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Business as usual for Bob Diamond and for the banks

Sean O'Grady

RTR2I08B 300x225 Business as usual for Bob Diamond and for the banksIf the banking world wanted to show the rest of us that things are back to “business as usual” they could not have found a more potent symbol than to have promoted the head of Barclays Capital, the so-called “casino” end of Barclays, to run the group as a whole.

Mr Diamond’s (right) operation was lucky, during the financial crisis, not to go the way of Lehmans, and even now Barclays Group is dependent on state support through soft loans and general support to the economy, although of course it escaped being nationalised.

Mr Diamond’s other claim to fame is that he has been paid handsomely for his work, obscenely so by most standards. So what?

The point here is that, like drunk drivers or the folk who take dangerous mutts out in the park, banks and bankers do what comes naturally, and it is up to the rest of us to stop them through laws, regulation and enforcement. If the rest of us believe that what Barclays is doing represents a threat to the wider economy or is just offensive, then we have simply to regulate them, either unilaterally or internationally. We cannot, and ought not, rely on bankers’ sense of shame to restrain them, no more than we should for MPs or, ahem, journalists. In our own ways we are all a bit greedy, and we need restraint.

What is plain is that the banks remain unbound by the state. That is our fault, not theirs.

Meanwhile the banking world has offered us the ex boss of HSBC as a trade minister, serving without a salary. Nice of them. Stephen Green is as well qualified as anyone, though it seems odd that we can’t recruit a minister from the “real economy”, as Lord Davies, his predecessor was also an ex banker.

The real question is what a trade minister can actually do to promote trade. The late Alan Clark’s Diaries were especially amusing on the frustrations of the job, and how all manner of extraneous stuff about human rights was getting in the way of selling weapons to South Americans in the 1980s.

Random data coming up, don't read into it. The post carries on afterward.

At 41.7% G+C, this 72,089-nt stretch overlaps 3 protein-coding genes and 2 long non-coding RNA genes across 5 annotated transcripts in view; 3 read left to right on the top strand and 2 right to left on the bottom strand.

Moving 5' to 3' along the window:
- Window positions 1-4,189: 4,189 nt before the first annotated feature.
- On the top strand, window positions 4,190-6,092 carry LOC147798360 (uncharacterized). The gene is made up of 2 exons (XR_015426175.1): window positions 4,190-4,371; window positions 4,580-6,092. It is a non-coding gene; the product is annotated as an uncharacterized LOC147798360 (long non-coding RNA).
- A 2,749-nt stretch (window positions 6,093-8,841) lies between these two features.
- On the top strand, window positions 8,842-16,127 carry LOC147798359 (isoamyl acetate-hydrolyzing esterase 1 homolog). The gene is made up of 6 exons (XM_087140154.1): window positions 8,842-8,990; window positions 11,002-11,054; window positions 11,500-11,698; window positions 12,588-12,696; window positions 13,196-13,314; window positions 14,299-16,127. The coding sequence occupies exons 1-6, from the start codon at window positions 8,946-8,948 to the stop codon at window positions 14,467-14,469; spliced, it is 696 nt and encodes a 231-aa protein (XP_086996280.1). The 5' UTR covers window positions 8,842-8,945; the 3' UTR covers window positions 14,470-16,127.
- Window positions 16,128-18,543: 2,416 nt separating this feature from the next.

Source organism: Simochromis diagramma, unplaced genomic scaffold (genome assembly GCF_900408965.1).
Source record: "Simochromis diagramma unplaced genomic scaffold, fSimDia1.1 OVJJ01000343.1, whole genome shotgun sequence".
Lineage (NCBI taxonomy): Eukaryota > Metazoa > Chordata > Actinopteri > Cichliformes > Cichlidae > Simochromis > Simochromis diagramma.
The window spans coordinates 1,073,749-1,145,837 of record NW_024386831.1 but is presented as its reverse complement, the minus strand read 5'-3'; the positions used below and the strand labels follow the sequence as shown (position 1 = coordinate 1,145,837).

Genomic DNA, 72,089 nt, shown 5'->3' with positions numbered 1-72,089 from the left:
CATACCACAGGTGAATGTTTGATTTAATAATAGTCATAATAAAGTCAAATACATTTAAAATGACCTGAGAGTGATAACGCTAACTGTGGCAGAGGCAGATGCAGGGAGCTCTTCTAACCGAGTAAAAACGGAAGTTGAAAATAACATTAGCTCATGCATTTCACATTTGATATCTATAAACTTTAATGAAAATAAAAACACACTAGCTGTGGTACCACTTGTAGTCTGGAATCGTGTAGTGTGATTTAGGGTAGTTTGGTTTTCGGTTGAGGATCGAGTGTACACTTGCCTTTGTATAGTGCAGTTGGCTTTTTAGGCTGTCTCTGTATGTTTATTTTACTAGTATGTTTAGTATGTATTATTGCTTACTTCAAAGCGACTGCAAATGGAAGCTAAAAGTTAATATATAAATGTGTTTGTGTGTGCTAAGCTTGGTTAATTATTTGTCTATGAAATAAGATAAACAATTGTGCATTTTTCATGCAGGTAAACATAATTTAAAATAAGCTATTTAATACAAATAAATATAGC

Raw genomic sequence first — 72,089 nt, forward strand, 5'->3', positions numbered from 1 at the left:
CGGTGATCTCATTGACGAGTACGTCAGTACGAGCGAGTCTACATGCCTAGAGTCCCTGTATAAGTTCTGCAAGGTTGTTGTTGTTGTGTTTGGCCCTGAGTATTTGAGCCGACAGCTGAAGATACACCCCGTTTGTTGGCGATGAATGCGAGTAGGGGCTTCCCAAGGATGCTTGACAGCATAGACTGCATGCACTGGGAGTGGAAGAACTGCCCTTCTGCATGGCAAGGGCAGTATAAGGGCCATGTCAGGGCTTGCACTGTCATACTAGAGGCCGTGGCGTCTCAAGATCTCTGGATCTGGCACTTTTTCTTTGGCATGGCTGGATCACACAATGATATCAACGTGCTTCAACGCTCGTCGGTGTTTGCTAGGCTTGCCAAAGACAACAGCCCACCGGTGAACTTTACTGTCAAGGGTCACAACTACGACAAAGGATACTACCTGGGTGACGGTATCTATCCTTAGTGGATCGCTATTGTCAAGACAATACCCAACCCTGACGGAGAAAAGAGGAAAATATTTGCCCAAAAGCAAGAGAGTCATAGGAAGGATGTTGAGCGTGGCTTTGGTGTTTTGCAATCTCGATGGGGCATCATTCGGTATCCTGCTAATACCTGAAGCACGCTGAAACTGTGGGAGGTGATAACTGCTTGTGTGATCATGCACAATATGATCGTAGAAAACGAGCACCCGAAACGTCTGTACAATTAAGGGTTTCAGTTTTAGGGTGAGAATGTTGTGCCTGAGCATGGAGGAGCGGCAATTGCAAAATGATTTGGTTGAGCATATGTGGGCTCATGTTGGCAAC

Actually, there’s no necessity to have an ex business figure anyway in the department. Why not ask an ex head to be minister for schools or a brilliant surgeon to be NHS minister? In any case I suspect the exchange rate is a bit more e important than whatever “star” is brought into government to do the trade job.

(Photo: Reuters)

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  • pilsden

    Didn’t escape nationalisation chose not to be part of govt scheme and raised capital elsewhere or would you have preferred we owned another bank we couldn’t influence.

  • tumper

    I expect there will be no reining in on the Financial Sector excesses by this Coalition.

    It’s all jobs (and gargantuan bonuses) for the boys innit?

  • http://twitter.com/charlesbarry Charles Barry

    “Mr Diamond’s (right) operation was lucky, during the financial crisis, not to go the way of Lehmans”.

    Actually the demise of Lehman’s was caused by spectacularly poor managerial decisions by its CEO and COO during the period 2006-2008. Luck had little if anything to do with it.


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